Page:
I think it is precisely because the district administration has tilted the world of Chicago's youth into dangerous chaos and dehumanizing penury that CPS teachers are so nearly unanimous in pushing the union leadership towards a strike. The fact that some parents, such as yourself, don't see it makes it bittersweet. You will never be grateful for what teachers are doing in risking so much to stop the policy-driven train wreck. But you will reap the benefits.

  • In reply to chicago:

    What's realistically up for negotiation that will "stop the policy-driven train wreck"?

  • In reply to Donn:

    What teachers are hoping for is that our union is not so much negotiating but maneuvering in a way that results in flexibility at the school level. Your question implies that these negotiations should result in rigid policies--things that are "up for negotiation" by important people and then, once committed to paper as policies, are to be applied cheerfully and effectively on down the food chain, finally landing on the students. That's the policy-driven train-wreck.

    The reason why teachers are pushing the union leadership to the brink of a strike is not so much that there are specific policies we would like to to result from the negotiations (although there are some), but there are specific actions that we would like taken in order to make it possible for us to do our jobs.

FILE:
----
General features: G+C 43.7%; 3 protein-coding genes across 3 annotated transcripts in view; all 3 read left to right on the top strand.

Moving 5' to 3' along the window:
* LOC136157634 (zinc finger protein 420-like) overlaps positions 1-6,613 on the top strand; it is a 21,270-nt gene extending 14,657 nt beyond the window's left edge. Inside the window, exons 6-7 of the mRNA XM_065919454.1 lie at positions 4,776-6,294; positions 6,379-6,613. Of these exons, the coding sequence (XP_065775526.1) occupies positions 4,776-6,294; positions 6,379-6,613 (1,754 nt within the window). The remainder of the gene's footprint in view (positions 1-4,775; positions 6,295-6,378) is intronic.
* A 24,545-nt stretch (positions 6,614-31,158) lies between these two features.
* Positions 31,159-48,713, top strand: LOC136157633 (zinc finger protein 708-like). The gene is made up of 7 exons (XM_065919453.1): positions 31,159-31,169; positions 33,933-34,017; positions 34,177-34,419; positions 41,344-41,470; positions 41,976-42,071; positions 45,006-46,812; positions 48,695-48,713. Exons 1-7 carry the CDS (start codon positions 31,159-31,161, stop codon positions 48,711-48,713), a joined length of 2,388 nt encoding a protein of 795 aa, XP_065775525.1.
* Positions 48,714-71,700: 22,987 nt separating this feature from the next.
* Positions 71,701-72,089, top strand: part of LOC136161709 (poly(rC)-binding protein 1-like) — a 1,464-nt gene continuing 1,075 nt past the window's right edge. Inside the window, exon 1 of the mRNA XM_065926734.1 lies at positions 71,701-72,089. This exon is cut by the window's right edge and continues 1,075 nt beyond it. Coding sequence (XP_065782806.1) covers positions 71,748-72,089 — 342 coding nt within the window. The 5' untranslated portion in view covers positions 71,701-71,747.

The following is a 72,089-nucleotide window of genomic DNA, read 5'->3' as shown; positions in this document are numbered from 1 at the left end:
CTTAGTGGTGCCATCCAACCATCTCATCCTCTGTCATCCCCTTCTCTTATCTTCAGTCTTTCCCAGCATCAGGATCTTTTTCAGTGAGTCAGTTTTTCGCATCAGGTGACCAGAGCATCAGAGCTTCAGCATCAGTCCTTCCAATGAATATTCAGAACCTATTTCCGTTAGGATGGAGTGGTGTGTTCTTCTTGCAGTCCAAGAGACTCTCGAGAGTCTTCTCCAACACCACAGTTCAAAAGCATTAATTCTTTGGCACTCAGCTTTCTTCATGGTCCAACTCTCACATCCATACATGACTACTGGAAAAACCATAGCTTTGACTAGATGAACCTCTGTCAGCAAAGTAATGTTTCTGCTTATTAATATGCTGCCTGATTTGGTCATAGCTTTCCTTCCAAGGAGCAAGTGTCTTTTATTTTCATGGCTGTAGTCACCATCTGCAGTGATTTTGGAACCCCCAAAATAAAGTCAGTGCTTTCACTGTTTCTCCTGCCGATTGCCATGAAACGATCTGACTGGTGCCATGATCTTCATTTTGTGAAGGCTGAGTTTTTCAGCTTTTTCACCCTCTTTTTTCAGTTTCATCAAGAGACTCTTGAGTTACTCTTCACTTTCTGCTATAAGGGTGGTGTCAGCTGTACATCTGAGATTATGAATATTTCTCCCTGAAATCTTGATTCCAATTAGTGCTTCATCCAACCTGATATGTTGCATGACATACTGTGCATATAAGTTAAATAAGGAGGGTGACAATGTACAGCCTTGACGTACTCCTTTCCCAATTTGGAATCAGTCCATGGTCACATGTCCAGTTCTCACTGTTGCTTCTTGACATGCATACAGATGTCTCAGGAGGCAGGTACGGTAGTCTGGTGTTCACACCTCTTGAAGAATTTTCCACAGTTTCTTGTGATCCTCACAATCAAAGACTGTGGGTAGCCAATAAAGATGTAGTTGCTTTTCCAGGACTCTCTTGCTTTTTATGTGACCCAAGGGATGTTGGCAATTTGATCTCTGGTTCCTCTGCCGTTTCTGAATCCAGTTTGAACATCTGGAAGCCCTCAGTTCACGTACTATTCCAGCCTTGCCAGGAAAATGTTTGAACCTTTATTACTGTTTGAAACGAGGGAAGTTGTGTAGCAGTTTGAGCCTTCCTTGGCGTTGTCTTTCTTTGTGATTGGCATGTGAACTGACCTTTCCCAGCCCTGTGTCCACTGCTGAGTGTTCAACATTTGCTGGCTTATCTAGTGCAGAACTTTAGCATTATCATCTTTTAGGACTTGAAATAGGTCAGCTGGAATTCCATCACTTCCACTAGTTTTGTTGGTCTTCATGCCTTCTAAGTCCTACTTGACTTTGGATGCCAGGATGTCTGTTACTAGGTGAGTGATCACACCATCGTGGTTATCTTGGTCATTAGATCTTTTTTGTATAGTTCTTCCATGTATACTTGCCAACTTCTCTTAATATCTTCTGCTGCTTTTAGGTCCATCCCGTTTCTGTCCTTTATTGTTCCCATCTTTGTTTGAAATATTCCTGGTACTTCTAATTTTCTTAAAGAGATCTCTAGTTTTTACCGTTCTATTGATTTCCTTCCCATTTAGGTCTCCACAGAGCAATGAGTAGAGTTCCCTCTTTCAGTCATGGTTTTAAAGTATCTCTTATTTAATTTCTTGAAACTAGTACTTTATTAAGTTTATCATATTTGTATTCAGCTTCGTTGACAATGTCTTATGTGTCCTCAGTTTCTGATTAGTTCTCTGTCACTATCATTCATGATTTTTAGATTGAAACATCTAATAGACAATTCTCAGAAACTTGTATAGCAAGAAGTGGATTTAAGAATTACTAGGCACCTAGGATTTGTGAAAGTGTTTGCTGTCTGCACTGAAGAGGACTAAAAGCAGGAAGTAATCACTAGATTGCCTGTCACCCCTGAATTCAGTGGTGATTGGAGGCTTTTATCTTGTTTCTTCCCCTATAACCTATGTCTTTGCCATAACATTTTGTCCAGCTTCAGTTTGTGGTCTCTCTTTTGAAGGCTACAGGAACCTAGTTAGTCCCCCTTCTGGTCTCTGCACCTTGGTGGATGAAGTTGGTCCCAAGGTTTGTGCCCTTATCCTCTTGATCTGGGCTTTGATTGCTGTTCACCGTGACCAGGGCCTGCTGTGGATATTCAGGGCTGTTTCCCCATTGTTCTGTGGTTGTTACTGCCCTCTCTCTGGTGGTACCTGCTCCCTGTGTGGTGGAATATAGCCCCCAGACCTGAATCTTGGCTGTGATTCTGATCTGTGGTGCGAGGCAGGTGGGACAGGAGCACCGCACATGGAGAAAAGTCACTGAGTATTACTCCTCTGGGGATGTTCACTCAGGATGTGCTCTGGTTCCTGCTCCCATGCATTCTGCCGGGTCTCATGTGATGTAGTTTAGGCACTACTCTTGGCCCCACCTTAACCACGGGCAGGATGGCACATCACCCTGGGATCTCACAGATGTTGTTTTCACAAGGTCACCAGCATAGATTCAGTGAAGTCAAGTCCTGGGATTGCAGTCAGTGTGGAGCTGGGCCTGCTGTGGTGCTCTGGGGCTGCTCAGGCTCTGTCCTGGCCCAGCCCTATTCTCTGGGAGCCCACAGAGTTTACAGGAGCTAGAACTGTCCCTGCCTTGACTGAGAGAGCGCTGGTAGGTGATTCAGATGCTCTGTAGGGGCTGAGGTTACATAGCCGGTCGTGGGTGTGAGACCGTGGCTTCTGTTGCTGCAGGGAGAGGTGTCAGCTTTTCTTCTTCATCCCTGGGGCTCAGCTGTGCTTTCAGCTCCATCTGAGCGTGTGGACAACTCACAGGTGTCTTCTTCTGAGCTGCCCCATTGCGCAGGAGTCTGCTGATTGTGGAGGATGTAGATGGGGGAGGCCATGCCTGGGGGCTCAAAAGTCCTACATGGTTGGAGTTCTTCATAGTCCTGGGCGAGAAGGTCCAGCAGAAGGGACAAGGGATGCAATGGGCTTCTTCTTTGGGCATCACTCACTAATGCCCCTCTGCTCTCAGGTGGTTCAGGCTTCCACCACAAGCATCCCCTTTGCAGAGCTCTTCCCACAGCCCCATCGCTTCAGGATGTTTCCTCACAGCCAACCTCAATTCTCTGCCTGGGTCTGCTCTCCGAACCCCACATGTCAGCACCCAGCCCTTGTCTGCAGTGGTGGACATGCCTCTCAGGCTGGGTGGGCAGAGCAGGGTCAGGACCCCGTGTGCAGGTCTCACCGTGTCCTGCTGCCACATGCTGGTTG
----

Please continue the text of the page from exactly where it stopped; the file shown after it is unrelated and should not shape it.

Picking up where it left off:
There are a number of non-contracted things the Mayor could do in order to defuse enthusiasm for a strike and end up with a more affordable contract. The easy things include replacing Brizard with someone more like Mazany, less divisive and less cynical. More substantially, the longer school day implementation at the high school level is a joke. Schools are forced to spend money they don't have on extra classes for which there is no quality control and which students don't want. There is neither the staff nor the funds to make them worthwhile.

    To take examples of teachers I know, class sizes have been increased in one school by 40%, teacher workloads are now increased by two additional preps, and the result is predictably a watering down of teaching and the virtual elimination of individual instruction.

    A plethora of widely-publicized but half-baked administrative decrees have been issued by people sharing your view of how things get done. None of the initiatives of the current administration should have been rolled out this fast, with this little support or planning. Everything, from the REACH evaluation system (7hours of powerpoints read verbatim = professional development) to the longer day has been done in the most indifferent and incompetent manner.